Dinner was a batch of veggie chilli, served up with tacos, fresh cheese, guacamole, pico de Gallo salsa, and some sour cream- no pics. I'm noticing for the guac, less is more. I've taken cilantro out, and only put a small amount of white onion in it. A little tomato is fine, minus the pulp, and besides that, it's just about getting the lime balance right and the seasoning on point. As always, considering the flavour profile of all the other trimmings to make sure that the overall assembly is balanced is important. I don't like trying to just make everything all perfectly balanced in its own right. It's about contrasts within the whole- making sure the guac is creamy and not too tart; letting the salsa deliver the zing of acid along with the chilli heat- being bold enough with that heat because it's generally only a little and it's set against all those other flavours, some of which are fatty and can take it. The chilli itself is slightly sweet, and very deep in its spicing; it's thick in texture to play the role of the meat in the dish. From the cheese, there's richness with a slight tang. From the cream, some sour. I didn't do pickled chillies this time out, but I like that as a different way of introducing acid ans heat into the dish. If doing them, I'll tone down the lime in the salsa, and let the vinegar of the pickle do the talking that way, and I'll reduce the chilli content, or ideally use a milder chilli in the salsa, to still maintain that fresh, fruity chilli flavour that makes Pico de Gallo so epic, but without doubling down on the heat of the jalapeños, which can be pretty full-on. I've noticed that to get the right result in pickling jalapeños, cooking them out in the vinegar solution for a bit longer is best- maybe 5 minutes on the simmer.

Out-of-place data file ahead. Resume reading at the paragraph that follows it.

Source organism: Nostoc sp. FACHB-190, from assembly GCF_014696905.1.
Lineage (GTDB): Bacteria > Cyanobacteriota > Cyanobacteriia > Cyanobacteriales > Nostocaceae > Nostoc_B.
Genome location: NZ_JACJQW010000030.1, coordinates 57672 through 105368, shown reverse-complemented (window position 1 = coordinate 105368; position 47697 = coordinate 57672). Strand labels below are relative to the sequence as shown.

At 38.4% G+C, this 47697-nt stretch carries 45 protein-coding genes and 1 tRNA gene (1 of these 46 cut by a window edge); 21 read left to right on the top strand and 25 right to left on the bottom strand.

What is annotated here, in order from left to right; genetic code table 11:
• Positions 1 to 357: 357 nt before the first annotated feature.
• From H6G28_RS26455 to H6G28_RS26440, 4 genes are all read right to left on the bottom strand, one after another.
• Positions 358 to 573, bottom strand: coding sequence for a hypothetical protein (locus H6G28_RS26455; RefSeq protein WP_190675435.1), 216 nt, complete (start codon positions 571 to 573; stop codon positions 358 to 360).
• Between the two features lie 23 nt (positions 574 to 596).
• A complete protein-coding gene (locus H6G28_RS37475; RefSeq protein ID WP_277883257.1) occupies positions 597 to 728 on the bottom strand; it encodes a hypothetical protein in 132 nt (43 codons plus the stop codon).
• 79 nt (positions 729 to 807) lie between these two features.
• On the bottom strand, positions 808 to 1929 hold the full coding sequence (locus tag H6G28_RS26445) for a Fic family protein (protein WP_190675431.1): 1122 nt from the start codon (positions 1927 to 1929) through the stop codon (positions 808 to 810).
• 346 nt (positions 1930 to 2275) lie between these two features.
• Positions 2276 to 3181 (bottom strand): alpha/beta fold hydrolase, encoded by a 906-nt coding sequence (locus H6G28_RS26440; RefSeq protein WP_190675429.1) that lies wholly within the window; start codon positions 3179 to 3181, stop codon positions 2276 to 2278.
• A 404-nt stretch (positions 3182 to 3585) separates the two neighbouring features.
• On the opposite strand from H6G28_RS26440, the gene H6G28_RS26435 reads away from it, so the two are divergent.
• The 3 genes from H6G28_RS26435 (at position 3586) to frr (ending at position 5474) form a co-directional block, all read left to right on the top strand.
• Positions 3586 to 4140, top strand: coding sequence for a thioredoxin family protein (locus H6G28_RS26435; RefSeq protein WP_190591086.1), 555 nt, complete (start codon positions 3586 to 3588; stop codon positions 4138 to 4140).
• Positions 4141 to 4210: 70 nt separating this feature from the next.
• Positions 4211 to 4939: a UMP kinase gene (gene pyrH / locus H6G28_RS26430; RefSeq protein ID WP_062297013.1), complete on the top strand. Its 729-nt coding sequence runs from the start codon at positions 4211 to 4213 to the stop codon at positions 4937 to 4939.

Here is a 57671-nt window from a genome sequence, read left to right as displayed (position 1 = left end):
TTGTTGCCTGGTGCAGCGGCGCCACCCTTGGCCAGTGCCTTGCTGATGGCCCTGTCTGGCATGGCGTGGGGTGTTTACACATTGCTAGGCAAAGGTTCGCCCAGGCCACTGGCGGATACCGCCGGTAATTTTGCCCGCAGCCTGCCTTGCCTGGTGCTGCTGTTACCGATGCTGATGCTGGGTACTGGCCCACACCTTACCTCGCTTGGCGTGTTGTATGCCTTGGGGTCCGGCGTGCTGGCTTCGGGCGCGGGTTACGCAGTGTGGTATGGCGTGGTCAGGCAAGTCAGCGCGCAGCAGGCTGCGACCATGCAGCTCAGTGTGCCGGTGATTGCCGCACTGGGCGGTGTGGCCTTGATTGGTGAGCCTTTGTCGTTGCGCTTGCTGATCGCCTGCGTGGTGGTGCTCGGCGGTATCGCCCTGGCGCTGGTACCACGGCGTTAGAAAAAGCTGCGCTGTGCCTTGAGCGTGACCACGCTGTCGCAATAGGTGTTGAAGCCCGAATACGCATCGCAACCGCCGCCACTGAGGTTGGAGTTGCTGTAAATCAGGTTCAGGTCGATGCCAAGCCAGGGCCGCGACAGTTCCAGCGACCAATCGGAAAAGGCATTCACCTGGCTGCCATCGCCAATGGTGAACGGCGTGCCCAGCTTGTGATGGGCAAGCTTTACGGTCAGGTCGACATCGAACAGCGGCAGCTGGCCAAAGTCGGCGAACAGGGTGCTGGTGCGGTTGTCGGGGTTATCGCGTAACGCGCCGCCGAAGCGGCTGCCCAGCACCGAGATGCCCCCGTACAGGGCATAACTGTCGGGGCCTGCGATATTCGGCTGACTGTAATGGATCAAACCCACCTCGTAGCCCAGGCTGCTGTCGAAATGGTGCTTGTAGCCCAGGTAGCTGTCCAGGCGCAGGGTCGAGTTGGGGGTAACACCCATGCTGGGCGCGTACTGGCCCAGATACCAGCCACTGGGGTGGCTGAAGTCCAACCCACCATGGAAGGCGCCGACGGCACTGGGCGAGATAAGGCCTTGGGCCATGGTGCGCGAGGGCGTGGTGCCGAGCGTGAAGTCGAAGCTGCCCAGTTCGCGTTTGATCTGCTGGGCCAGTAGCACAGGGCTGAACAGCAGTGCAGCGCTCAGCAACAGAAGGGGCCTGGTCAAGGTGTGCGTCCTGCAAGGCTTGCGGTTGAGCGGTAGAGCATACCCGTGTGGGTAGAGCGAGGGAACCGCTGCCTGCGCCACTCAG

Maybe the best thing about this kind of eating is the fact that it's interactive. Nothing quite like everything creating their own perfect taco to their taste, and passing stuff about the place. It's at the heart of the connective power of a meal that makes it transcend beyond being just the act of eating.
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  • Day21

    San Ignacio

    March 15, 2017 in Mexico ⋅ ☀️ 29 °C